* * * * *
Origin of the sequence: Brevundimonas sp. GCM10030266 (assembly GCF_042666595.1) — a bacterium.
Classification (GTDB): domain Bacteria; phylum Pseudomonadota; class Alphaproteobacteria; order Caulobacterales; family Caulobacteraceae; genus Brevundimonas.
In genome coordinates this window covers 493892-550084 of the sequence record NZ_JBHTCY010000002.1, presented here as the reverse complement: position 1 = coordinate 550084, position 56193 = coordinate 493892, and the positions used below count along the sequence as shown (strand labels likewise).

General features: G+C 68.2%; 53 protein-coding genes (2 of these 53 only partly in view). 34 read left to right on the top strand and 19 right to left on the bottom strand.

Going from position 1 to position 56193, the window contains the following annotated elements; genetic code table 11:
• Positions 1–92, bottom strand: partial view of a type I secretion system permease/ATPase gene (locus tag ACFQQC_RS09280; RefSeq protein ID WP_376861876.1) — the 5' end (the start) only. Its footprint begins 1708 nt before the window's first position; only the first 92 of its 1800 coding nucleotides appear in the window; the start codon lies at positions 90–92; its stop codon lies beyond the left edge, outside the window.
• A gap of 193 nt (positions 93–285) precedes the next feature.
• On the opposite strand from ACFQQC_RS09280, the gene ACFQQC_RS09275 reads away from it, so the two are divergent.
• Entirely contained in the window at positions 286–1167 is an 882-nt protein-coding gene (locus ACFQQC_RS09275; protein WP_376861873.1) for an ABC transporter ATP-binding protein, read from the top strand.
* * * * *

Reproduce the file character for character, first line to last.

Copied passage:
Origin of the sequence: Brevundimonas sp. GCM10030266 (assembly GCF_042666595.1) — a bacterium.
Classification (GTDB): domain Bacteria; phylum Pseudomonadota; class Alphaproteobacteria; order Caulobacterales; family Caulobacteraceae; genus Brevundimonas.
In genome coordinates this window covers 493892-550084 of the sequence record NZ_JBHTCY010000002.1, presented here as the reverse complement: position 1 = coordinate 550084, position 56193 = coordinate 493892, and the positions used below count along the sequence as shown (strand labels likewise).

General features: G+C 68.2%; 53 protein-coding genes (2 of these 53 only partly in view). 34 read left to right on the top strand and 19 right to left on the bottom strand.

Going from position 1 to position 56193, the window contains the following annotated elements; genetic code table 11:
• Positions 1–92, bottom strand: partial view of a type I secretion system permease/ATPase gene (locus tag ACFQQC_RS09280; RefSeq protein ID WP_376861876.1) — the 5' end (the start) only. Its footprint begins 1708 nt before the window's first position; only the first 92 of its 1800 coding nucleotides appear in the window; the start codon lies at positions 90–92; its stop codon lies beyond the left edge, outside the window.
• A gap of 193 nt (positions 93–285) precedes the next feature.
• On the opposite strand from ACFQQC_RS09280, the gene ACFQQC_RS09275 reads away from it, so the two are divergent.
• Entirely contained in the window at positions 286–1167 is an 882-nt protein-coding gene (locus ACFQQC_RS09275; protein WP_376861873.1) for an ABC transporter ATP-binding protein, read from the top strand.